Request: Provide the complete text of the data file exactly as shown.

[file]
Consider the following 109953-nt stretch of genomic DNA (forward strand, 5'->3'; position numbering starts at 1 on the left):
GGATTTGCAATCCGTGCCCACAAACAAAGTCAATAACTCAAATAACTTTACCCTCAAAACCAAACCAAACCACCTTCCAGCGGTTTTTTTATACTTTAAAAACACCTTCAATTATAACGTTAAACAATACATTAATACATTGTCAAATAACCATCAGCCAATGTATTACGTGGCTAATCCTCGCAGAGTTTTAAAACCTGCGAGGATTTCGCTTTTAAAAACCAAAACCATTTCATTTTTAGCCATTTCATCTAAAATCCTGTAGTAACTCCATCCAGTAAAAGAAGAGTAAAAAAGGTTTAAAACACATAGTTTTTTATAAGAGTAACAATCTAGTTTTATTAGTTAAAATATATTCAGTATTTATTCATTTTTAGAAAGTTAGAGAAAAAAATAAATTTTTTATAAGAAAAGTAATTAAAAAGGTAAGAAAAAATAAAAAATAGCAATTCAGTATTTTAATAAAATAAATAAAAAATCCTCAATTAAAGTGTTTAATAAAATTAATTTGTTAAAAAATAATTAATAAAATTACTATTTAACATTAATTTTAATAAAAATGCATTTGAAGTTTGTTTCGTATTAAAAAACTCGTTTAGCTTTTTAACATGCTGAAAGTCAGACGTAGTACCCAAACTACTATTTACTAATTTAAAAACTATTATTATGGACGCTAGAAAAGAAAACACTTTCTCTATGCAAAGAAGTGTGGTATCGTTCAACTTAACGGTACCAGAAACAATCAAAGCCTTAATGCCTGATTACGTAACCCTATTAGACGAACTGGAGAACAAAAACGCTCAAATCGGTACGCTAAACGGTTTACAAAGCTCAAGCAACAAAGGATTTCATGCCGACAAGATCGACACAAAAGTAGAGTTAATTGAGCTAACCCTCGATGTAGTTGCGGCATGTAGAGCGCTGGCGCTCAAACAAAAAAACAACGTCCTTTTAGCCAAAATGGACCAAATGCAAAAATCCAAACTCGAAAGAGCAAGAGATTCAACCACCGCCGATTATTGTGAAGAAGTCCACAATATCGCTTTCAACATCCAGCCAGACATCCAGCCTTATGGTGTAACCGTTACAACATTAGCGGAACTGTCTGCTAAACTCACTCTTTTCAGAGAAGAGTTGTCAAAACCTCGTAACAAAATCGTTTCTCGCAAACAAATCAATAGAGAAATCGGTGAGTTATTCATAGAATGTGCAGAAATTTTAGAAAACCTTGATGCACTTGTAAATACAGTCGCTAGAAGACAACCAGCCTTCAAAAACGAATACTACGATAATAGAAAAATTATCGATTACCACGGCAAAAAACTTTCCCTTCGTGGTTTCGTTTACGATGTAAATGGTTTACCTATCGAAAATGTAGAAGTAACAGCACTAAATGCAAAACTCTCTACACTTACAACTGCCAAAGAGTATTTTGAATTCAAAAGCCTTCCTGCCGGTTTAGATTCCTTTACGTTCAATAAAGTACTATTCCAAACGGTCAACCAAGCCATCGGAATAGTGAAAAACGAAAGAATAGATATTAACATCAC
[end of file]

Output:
Consider the following 109953-nt stretch of genomic DNA (forward strand, 5'->3'; position numbering starts at 1 on the left):
GGATTTGCAATCCGTGCCCACAAACAAAGTCAATAACTCAAATAACTTTACCCTCAAAACCAAACCAAACCACCTTCCAGCGGTTTTTTTATACTTTAAAAACACCTTCAATTATAACGTTAAACAATACATTAATACATTGTCAAATAACCATCAGCCAATGTATTACGTGGCTAATCCTCGCAGAGTTTTAAAACCTGCGAGGATTTCGCTTTTAAAAACCAAAACCATTTCATTTTTAGCCATTTCATCTAAAATCCTGTAGTAACTCCATCCAGTAAAAGAAGAGTAAAAAAGGTTTAAAACACATAGTTTTTTATAAGAGTAACAATCTAGTTTTATTAGTTAAAATATATTCAGTATTTATTCATTTTTAGAAAGTTAGAGAAAAAAATAAATTTTTTATAAGAAAAGTAATTAAAAAGGTAAGAAAAAATAAAAAATAGCAATTCAGTATTTTAATAAAATAAATAAAAAATCCTCAATTAAAGTGTTTAATAAAATTAATTTGTTAAAAAATAATTAATAAAATTACTATTTAACATTAATTTTAATAAAAATGCATTTGAAGTTTGTTTCGTATTAAAAAACTCGTTTAGCTTTTTAACATGCTGAAAGTCAGACGTAGTACCCAAACTACTATTTACTAATTTAAAAACTATTATTATGGACGCTAGAAAAGAAAACACTTTCTCTATGCAAAGAAGTGTGGTATCGTTCAACTTAACGGTACCAGAAACAATCAAAGCCTTAATGCCTGATTACGTAACCCTATTAGACGAACTGGAGAACAAAAACGCTCAAATCGGTACGCTAAACGGTTTACAAAGCTCAAGCAACAAAGGATTTCATGCCGACAAGATCGACACAAAAGTAGAGTTAATTGAGCTAACCCTCGATGTAGTTGCGGCATGTAGAGCGCTGGCGCTCAAACAAAAAAACAACGTCCTTTTAGCCAAAATGGACCAAATGCAAAAATCCAAACTCGAAAGAGCAAGAGATTCAACCACCGCCGATTATTGTGAAGAAGTCCACAATATCGCTTTCAACATCCAGCCAGACATCCAGCCTTATGGTGTAACCGTTACAACATTAGCGGAACTGTCTGCTAAACTCACTCTTTTCAGAGAAGAGTTGTCAAAACCTCGTAACAAAATCGTTTCTCGCAAACAAATCAATAGAGAAATCGGTGAGTTATTCATAGAATGTGCAGAAATTTTAGAAAACCTTGATGCACTTGTAAATACAGTCGCTAGAAGACAACCAGCCTTCAAAAACGAATACTACGATAATAGAAAAATTATCGATTACCACGGCAAAAAACTTTCCCTTCGTGGTTTCGTTTACGATGTAAATGGTTTACCTATCGAAAATGTAGAAGTAACAGCACTAAATGCAAAACTCTCTACACTTACAACTGCCAAAGAGTATTTTGAATTCAAAAGCCTTCCTGCCGGTTTAGATTCCTTTACGTTCAATAAAGTACTATTCCAAACGGTCAACCAAGCCATCGGAATAGTGAAAAACGAAAGAATAGATATTAACATCAC